You can use a hammer and a cold chisel to remove a small section of damaged stucco. But for larger jobs, rent an electric chipping hammer with a chisel bit. Important: The bit should just fracture the stucco, not cut through it. Ideally, the underlying wire mesh and building paper will remain undamaged.
|PRO TIP: A ragged edge is easier to disguise than a straight line when applying repair stucco. So when using a hand chisel or a chipping hammer, make your fracture lines meander. A rough edge also helps hold the patch in. For this reason, don’t use a diamond blade in a circular-saw blade is too likely to cut through the wire mesh and the waterproofing membrane.|
Let’s say you’re removing stucco to expose a rotted mudsill. Using a chipping hammer, fracture the stucco surface in two roughly parallel lines. On the first pass, delineate the top of the stucco to be removed. Then make a second pass 6 in. lower. Basically, you’ll eventually demolish all the stucco below the top cutline and restucco it after you replace the mudsill. But if you carefully remove the top 6 in. of the damaged stucco, you’ll preserve the wire mesh in that section, giving you something to tie the new mesh and stucco to.
Cut through the wire mesh exposed by the second pass, insert a pry bar under the stucco, and pry up to detach the stucco from the sheathing. Because the first pass of the chipping hammer separates damaged stucco from intact stucco, prying up this 6-in. corridor of stucco will not disturb the solid areas above it.
Now the strenuous work begins. Using a mason’s hammer or a beat-up framing hammer, carefully pulverize the corridor of pried-up stucco. Stucco is hard stuff, so whacking it in place with a hammer is more likely to drive it into the wood sheathing than to pulverize it. However, if you pry up the stucco slightly, you can slide a hand sledge under it to serve as an anvil. Then, between a hammer and a hard place, the stucco will shatter nicely.
After you’ve removed all old chunks of stucco, you’ll have a 6-in.-wide section of unencumbered wire mesh and, ideally, a layer of largely intact building paper under that. Once you’ve replaced the rotted framing (and sheathing), insert new paper, tie new mesh to the old—just twist the wire ends together—and nail both to the sheathing. Now you’re ready to apply the new scratch coat.
If only the finish coat is cracked, wire-brush and wet the brown coat, apply fresh bonding liquid, and trowel in a new finish coat. But if the cracks are deeper, the techniques for repair are much the same as those for patches, except that you need to undercut the cracks. That is, use a cold chisel to widen the bottom of each crack. This helps key in (hold) the new stucco. Chip away no more than you must for a good mechanical attachment. Then brush the prepared crack well with bonding liquid.
TEXTURING AND FINISHING
To disguise new stucco patches, it’s often necessary to match the texture of the surrounding wall. Before texturing the finish coat, steel-trowel it smooth and let it set about a half hour—although the waiting time depends on temperature and humidity. Cooler and more humid conditions delay drying. Stucco allowed to cure slowly is far stronger than fast-cured stucco. So, after applying the finish coat, use a hose set on a fine spray to keep the stucco damp for 3 days. Here are descriptions of the four common textures:
- Stippled. For this effect, you’ll need rubber gloves, an open-cell sponge float like those used to spread grout in tiling, a 5-gal. bucket, and lots of clean water. After dampening the sponge float, press it into the partially set finish coat and quickly lift the float straight back from the wall. As you lift the float, it will lift a bit of the stucco material and create a stippled texture looking some-where between pebbly and pointy. Repeat this process over the entire surface of the patch, feathering it onto surrounding (old) areas as well to blend the patch in. Rinse the float often. Otherwise, its cells will pack with stucco, and the float won’t raise the desired little points when you lift it. Equally important, the sponge should be damp and not wet. If you want a grosser texture than the float provides, use a large open-cell natural sponge. If you notice that the new finish is pointier than the old surrounding stucco, that’s probably because the old finish has been softened by many layers of paint. To improve the match, knock the new texture down a little by lightly skimming it with a steel trowel.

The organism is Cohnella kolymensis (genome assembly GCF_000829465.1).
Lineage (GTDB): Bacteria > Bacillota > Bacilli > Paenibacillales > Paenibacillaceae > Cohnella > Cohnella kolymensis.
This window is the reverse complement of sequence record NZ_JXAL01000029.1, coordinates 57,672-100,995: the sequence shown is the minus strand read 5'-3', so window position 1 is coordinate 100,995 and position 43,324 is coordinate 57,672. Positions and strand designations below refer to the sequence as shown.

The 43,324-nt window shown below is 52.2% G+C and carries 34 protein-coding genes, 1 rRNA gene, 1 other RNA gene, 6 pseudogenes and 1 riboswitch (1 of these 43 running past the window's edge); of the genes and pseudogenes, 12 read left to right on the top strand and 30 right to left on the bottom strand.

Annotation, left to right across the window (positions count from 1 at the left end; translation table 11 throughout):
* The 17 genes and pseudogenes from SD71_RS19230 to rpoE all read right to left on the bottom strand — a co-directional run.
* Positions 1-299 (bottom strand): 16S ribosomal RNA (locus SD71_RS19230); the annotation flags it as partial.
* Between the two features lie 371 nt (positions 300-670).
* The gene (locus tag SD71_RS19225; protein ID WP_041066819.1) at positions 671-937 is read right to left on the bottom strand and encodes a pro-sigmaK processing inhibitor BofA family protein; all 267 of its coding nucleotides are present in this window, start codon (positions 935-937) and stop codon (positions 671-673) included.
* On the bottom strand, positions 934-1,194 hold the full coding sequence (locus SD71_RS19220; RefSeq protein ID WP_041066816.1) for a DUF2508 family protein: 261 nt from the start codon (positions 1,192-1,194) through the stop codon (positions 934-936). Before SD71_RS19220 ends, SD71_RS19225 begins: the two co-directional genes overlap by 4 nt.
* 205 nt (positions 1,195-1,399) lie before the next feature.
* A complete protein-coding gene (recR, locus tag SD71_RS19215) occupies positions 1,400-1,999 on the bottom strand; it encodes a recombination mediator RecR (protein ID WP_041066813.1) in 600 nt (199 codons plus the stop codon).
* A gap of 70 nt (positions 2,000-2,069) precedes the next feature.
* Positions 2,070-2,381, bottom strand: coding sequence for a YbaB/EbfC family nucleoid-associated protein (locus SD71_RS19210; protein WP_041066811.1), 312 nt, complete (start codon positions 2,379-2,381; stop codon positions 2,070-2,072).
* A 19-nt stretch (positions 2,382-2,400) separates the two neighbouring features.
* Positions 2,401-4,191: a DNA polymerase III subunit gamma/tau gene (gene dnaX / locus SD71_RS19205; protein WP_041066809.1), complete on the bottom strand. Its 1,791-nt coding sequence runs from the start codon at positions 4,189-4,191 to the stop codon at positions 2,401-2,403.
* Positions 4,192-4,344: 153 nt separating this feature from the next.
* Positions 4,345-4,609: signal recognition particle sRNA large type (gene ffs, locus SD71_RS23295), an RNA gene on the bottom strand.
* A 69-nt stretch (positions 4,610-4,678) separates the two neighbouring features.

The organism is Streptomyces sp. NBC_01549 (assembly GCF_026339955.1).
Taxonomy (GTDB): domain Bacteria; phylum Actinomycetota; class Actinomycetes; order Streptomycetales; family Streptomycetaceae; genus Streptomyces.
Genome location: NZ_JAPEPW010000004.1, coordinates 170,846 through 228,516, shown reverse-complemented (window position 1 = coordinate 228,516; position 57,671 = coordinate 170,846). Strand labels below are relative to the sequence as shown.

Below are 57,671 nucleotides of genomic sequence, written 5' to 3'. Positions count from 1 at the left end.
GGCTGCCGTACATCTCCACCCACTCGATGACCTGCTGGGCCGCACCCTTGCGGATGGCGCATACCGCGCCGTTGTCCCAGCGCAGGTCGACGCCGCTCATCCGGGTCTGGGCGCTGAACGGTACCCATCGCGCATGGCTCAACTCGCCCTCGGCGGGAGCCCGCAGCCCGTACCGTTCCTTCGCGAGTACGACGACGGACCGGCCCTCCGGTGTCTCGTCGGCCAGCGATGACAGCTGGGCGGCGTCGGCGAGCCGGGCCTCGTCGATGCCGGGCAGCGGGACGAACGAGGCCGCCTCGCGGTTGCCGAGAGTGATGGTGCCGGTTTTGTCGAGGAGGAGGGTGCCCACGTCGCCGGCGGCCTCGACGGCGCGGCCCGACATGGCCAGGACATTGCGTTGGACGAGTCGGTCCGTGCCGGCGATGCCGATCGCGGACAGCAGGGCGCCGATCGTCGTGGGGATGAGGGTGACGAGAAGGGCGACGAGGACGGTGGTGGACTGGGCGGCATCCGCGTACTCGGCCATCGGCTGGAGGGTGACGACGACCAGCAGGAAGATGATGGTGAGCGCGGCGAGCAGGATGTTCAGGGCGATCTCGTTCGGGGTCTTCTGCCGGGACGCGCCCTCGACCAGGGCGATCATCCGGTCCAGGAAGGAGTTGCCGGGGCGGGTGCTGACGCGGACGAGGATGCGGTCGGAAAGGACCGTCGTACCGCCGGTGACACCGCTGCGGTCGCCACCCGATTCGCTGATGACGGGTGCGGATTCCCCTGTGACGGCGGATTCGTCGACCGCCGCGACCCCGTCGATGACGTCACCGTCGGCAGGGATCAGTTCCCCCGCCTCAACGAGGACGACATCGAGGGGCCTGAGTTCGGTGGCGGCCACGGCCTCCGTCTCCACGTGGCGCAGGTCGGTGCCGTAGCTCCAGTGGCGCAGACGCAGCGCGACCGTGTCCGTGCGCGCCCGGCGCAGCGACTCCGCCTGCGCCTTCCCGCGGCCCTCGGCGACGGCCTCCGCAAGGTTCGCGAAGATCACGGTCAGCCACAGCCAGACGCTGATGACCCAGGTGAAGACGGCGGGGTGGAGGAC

- Swirled. Screed (level) the patch’s finish coat to the surrounding areas, and feather it in. After you’ve made the patch fairly flat, comb it gently with a wet, stiff-bristled brush. For best results, use a light touch and rinse often; otherwise, you’ll drag globs of stucco out of the hole. By varying the pressure on the brush, you can change the texture.
- Spanish stucco or skip troweled. This texture looks rather like flocks of amoebas or clouds. To achieve this look, screed off the patch so it’s just 1⁄16 in. below the level of surrounding areas. Then, using a steel trowel, scoop small amounts of stucco off a mortarboard and, with a flick of the wrist, throw flecks at the wall. Skim the flecks with a swimming pool trowel because its rounded edges are less likely to gouge the stucco as you flatten the flecks slightly. As the trowel spreads the material, it skips over the sand particles, leaving flattened patches of texture and gaps.
- Sand float is achieved by rubbing the final coat with a rubber float. This creates an even, sandy texture that looks rather like suede—even from 20 ft. away. It’s a very popular texture.
Excerpted from Renovation, 5th Edition (The Taunton Press, 2019) by Michael Litchfield and Chip Harley